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I'm trying to make a left-sided margin note.

As per the LaTeX wiki, I tried using \reversemarginpar but that didn't solve anything—it didn't make a margin note at all. I also tried \marginpar[left text/right text]{%my text} to no avail. I tried using two other packages, marginnote and mparhack, but again, those didn't solve my problem.

Maybe there are some things I've missed (perhaps I have to further define something in the preamble?), but I would appreciate an example of how to use a margin note successfully.

Here's some code I tried:

\documentclass{article}

\usepackage{amssymb}
\usepackage{wasysym}
\usepackage[top=2cm, bottom=1.3cm, left=2.5cm, right=2.5cm]{geometry}
\usepackage{tensor}
\usepackage{enumitem}
\usepackage{outlines}
\usepackage{ulem}

\title{Chapter 13 - Chromosomal Rearrangements and Changes in Chromosome Number}
\author{A. Uthor}
\date{}

\pagestyle{empty}

\begin{document}
  \maketitle

  \section*{\Large Types:}
  \begin{outline}[enumerate]
  \1 Duplications
  \1 Deletions
  \1 Inversions
  \1 Translocations
  \end{outline}

  \textbf{semisterility} $\rightarrow$ diminished fertility of translocation heterozygotes by at least 50\%
  \reversemarginpar{Why does Mendel's 2$\mathrm{^{nd}}$ require viability of offspring?}
\end{document}
8
  • 1
    Can you narrow down the problem by including at least the errors you get or misalignment problems etc. shown on your compiled document?
    – percusse
    Mar 29, 2011 at 22:50
  • You don't really have the % in the %my text part, do you? It would make TeX ignore the text and cause an error because of the missing }. Mar 29, 2011 at 22:50
  • 2
    You really need to post your code. \reversemarginpar is a command that, when issued, forces all \marginpars created after to be put on the opposite side of normal (that is, on the left instead of right for single sided documents, and on the inside edge as opposed to the outside edge for double sided documents). But it sounds like you want to dynamically switch sides as you go along? Like having some margin notes on the left and others on the right? (Lastly, a comment on asking questions: it helps to make your question title more descriptive.) Mar 29, 2011 at 22:54
  • @ Martin Scharrer - No, I don't really have the % in my original code.
    – Miriam
    Mar 30, 2011 at 2:14
  • @ Wille Wong - No, I do not want to switch sides (have the margin note be left or right as I go along, if that's what you mean). I'd just like the margin note to remain consistently on the left side. I'm sorry if my title is not quite descriptive...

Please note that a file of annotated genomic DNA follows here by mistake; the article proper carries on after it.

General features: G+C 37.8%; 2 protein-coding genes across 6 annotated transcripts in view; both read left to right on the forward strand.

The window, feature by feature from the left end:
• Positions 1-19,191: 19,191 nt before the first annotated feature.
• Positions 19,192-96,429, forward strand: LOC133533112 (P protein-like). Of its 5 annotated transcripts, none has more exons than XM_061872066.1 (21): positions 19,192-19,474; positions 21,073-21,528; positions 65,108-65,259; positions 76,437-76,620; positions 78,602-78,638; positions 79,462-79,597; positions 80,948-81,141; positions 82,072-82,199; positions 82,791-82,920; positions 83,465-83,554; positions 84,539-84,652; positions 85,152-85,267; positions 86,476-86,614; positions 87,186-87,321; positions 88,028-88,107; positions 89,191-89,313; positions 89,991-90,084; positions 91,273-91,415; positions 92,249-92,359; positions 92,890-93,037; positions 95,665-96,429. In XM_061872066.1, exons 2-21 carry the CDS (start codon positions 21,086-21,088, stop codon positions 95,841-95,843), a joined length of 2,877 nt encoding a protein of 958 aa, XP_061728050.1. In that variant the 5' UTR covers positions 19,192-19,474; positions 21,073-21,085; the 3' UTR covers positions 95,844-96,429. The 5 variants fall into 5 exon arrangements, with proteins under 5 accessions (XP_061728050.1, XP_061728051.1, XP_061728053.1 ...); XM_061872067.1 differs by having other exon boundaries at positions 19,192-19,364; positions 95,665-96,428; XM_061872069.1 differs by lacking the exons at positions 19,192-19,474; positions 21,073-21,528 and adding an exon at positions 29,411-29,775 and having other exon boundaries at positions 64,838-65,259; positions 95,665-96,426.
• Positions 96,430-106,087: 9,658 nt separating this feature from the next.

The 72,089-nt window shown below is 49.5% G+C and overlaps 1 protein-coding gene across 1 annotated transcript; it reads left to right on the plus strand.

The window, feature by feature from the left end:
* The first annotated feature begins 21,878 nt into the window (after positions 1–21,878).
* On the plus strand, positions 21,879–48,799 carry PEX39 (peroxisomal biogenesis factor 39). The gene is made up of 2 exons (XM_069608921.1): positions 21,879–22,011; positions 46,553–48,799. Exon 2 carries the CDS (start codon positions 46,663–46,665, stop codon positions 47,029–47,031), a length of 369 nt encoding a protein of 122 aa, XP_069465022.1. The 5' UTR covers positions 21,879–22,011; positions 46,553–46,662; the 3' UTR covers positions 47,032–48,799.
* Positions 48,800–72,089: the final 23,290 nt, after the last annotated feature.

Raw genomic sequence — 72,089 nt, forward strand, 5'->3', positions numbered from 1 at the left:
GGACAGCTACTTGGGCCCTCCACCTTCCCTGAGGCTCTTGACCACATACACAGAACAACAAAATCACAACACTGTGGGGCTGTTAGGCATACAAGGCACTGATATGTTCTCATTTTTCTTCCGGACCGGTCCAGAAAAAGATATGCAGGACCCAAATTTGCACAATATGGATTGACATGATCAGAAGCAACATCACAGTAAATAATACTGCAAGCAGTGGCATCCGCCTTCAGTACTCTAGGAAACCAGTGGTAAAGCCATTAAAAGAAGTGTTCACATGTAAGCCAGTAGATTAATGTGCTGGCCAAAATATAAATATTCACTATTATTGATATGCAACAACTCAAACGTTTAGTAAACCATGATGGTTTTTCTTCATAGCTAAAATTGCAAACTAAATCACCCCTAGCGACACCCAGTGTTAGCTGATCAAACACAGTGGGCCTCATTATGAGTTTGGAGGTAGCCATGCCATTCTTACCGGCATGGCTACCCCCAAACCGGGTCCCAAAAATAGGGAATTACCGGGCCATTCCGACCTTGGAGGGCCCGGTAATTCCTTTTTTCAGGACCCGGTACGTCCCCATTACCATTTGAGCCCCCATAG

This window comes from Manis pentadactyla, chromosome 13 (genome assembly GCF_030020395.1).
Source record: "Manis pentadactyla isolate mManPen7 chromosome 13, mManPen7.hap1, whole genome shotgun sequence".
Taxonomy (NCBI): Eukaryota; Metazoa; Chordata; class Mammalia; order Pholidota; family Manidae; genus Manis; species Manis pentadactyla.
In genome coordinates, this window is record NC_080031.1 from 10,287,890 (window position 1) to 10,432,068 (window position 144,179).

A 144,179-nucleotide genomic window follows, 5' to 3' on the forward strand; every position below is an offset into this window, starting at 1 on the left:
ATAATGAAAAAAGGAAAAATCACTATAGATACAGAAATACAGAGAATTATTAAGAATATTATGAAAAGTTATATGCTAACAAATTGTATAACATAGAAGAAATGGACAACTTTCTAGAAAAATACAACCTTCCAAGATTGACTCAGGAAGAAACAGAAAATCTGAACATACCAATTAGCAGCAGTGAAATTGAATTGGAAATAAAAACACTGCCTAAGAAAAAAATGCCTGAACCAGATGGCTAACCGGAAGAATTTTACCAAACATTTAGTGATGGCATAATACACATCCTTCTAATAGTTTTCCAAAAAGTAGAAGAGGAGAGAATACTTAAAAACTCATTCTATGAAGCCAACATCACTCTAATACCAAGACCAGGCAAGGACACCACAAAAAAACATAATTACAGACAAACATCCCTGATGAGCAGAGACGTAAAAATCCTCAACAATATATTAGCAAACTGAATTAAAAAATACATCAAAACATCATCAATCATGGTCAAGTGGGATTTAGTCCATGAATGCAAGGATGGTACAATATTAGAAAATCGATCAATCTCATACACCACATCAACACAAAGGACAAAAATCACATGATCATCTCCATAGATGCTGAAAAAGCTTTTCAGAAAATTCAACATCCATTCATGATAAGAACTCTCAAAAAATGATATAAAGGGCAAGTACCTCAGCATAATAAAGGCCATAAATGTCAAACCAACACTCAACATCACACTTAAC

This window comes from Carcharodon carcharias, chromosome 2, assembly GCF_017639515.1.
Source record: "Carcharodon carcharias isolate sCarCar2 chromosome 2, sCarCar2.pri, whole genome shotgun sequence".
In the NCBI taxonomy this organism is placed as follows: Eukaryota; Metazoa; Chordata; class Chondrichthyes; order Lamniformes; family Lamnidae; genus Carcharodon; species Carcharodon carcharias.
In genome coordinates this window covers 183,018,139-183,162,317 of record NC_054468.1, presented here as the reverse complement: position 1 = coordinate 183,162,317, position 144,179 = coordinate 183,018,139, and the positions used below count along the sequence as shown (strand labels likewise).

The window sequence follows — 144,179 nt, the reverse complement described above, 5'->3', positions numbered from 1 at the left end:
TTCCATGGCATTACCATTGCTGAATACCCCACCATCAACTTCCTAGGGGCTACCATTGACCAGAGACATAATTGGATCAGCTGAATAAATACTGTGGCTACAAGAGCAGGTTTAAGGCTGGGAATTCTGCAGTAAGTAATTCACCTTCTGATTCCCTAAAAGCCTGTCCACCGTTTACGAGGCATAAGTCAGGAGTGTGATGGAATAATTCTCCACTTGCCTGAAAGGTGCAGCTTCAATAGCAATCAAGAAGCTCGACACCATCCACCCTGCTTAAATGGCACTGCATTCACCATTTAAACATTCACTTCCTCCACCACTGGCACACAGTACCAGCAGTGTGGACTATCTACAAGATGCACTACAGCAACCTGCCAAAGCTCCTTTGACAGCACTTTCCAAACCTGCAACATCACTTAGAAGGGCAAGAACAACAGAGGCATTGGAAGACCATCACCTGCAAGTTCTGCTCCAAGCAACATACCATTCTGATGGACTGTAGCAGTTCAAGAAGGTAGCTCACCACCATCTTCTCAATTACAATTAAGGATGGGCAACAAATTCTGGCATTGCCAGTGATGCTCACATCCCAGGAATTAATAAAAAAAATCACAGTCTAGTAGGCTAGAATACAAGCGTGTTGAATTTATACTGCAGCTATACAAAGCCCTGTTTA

– Miriam
    Mar 30, 2011 at 2:17

1 Answer 1

15

The \reversemarginpar command cannot be used to typeset the marginal notes; as Willie Wong mentioned in a comment, all \reversemarginpar does is to force all subsequent marginal notes to be put on the opposite side. To typeset your marginal notes, you can use the standard \marginpar command or, even better, you can use the \marginnote command provided by the marginnote package: an example including some of your code:

\documentclass{article}
\usepackage{amssymb}
\usepackage{wasysym}
\usepackage[top=2cm, bottom=1.3cm, left=2.5cm, right=2.5cm]{geometry}
\usepackage{tensor}
\usepackage{enumitem}
\usepackage{outlines}
\usepackage{ulem}
\usepackage{marginnote}

\reversemarginpar

\title{\vspace{-0.9in}\uline{Chapter 13 - Chromosomal Rearrangements and Changes in Chromosome Number}}
\author{A. Uthor}
\date{}  

\begin{document}

\section*{\Large Types:}
\begin{outline}[enumerate]
\1 Duplications
\1 Deletions
\1 Inversions
\1 Translocations
\end{outline}

 \textbf{semisterility} $\rightarrow$ diminished fertility of translocation heterozygotes by at least 50\% \marginnote{Why does Mendel's 2$\mathrm{^{nd}}$ require viability of offspring?}

\end{document}

You must compile several times to see the marginal note in its final position.

On a side note, can I ask you why do you use the outlines package? It is not part of TeX Live or MiKTeX, and the enumitem package (which you are also loading) offers you more possibilities (in my opinion) to customize your lists.

2
  • @ Gonzalo Medina: Oh, the reason why I'm using the outlines package is because I'm making an outline and I find it less messy than using having to start a new enumerate for a new sublevel. Since I'm still learning how to use LaTeX, I sort of have this propensity to just keep all the packages I've ever used in my preamble just in case. Whatever I don't use, I delete before I compile the final document.
    – Miriam
    Mar 30, 2011 at 3:33
  • 1
    @Halime: For outlining, you may want to have a look at org mode for emacs. It has LaTeX exporting capabilities, so it might be helpful for you.
    – Dror
    Mar 30, 2011 at 9:44

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